The hacking group Anonymous has struck again as the Federal Online Security (FTC) website was hacked. The group has also announced its plan to hack Facebook in less than a week.
UPDATE: The hactivist group Anonymous has announced the group will not be attacking Facebook on Jan 28.
The group also denies claims in the video released earlier today (See link at bottom of page).
The hacking collective’s attack is the latest in a string of cyber attacks in protest against several US Internet laws and the shutdown of the file sharing website Megaupload.
News about the cyberattack was announced on @YourAnonNews which had cautioned earlier that the group was going to take action.
This attack follows from last week as Anonymous brought down the FBI’s website along with nine others in reaction to close of Megaupload.
Yesterday, Anonymous threatened to bring down Facebook and released a video on YouTube calling followers to join in the planned attack. In the video the message said:
"While is it true that Facebook has at least 60000 servers it is still possible to bring it down. Anonymous needs the help of the people the people who want to take a stand against the government the people who want to make a difference.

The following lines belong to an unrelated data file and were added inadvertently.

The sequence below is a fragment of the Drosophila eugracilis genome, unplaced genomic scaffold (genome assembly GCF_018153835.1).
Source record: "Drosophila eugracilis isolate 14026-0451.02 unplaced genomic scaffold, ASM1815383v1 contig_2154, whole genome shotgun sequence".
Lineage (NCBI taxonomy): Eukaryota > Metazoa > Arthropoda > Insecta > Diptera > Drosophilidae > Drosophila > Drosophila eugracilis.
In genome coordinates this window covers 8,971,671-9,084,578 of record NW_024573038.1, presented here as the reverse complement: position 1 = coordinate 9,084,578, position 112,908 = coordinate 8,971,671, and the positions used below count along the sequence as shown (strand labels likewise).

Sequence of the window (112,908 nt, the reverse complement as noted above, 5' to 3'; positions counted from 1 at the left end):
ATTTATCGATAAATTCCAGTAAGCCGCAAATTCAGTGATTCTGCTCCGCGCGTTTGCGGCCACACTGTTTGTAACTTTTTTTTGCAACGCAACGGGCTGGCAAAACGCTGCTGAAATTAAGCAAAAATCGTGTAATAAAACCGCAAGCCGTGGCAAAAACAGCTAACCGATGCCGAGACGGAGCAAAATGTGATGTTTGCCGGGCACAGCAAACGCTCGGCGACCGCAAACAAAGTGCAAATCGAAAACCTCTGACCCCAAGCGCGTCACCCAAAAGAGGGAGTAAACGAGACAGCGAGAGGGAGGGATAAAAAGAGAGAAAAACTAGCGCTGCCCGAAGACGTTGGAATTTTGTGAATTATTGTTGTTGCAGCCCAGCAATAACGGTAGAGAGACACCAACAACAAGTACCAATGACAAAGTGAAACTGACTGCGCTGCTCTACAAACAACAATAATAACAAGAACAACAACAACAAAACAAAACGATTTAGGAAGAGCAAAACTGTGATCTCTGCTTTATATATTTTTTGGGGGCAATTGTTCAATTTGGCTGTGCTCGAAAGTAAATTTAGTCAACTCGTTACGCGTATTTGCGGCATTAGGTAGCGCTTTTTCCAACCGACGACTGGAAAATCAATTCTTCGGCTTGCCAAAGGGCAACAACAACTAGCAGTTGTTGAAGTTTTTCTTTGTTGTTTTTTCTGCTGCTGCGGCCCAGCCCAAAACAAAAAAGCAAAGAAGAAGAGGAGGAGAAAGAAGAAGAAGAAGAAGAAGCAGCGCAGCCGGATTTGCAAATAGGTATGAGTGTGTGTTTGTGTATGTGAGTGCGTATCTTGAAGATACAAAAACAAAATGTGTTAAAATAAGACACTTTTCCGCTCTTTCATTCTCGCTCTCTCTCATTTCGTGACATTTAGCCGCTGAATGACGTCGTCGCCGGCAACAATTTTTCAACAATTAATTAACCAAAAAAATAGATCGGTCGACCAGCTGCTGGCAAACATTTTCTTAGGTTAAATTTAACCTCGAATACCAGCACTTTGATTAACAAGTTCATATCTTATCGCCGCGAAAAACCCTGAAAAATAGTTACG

This is what we must do. But first you must ask yourself are you truly apart of the anonymous consciousness? Do you fully grasp our ideas and understand what we are? If you do then one thing is clear together, we the people, we anonymous can make a change."
Detailed instructions are then given in the video on how to crash Facebook. To view the video click here. (CBR is not responsible for any content on external websites, nor does it condone any illegal behaviour)
While Anonymous initially started out as a loose union of online users coordinating their actions for entertainment or satirical purposes, it has become more and more aggressive since 2008 and is now associated with international ‘hacktivism‘, undertaking protests, denial of service attacks (DDoS) and vigilantism against corporations, governments and criminals. It is now associated with the protection of internet freedom and freedom of speech, and the group has fought to promote causes, such as Wikileaks, and protest the SOPA and PIPA copyright bills in the US.
Given the ad hoc nature of the group, it has proven very difficult to identify ringleaders, or break up the group for the purposes of criminal charges, to the frustration of government bodies worldwide.